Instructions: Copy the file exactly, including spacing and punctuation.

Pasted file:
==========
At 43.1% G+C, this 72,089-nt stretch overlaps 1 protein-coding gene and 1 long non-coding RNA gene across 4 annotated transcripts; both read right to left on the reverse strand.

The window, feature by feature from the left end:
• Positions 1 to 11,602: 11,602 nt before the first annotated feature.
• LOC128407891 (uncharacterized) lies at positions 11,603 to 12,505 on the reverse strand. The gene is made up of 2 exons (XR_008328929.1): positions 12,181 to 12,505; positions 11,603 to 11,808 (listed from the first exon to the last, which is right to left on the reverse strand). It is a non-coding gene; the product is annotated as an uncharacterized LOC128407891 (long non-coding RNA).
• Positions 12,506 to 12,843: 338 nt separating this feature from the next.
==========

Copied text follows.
At 43.1% G+C, this 72,089-nt stretch overlaps 1 protein-coding gene and 1 long non-coding RNA gene across 4 annotated transcripts; both read right to left on the reverse strand.

The window, feature by feature from the left end:
• Positions 1 to 11,602: 11,602 nt before the first annotated feature.
• LOC128407891 (uncharacterized) lies at positions 11,603 to 12,505 on the reverse strand. The gene is made up of 2 exons (XR_008328929.1): positions 12,181 to 12,505; positions 11,603 to 11,808 (listed from the first exon to the last, which is right to left on the reverse strand). It is a non-coding gene; the product is annotated as an uncharacterized LOC128407891 (long non-coding RNA).
• Positions 12,506 to 12,843: 338 nt separating this feature from the next.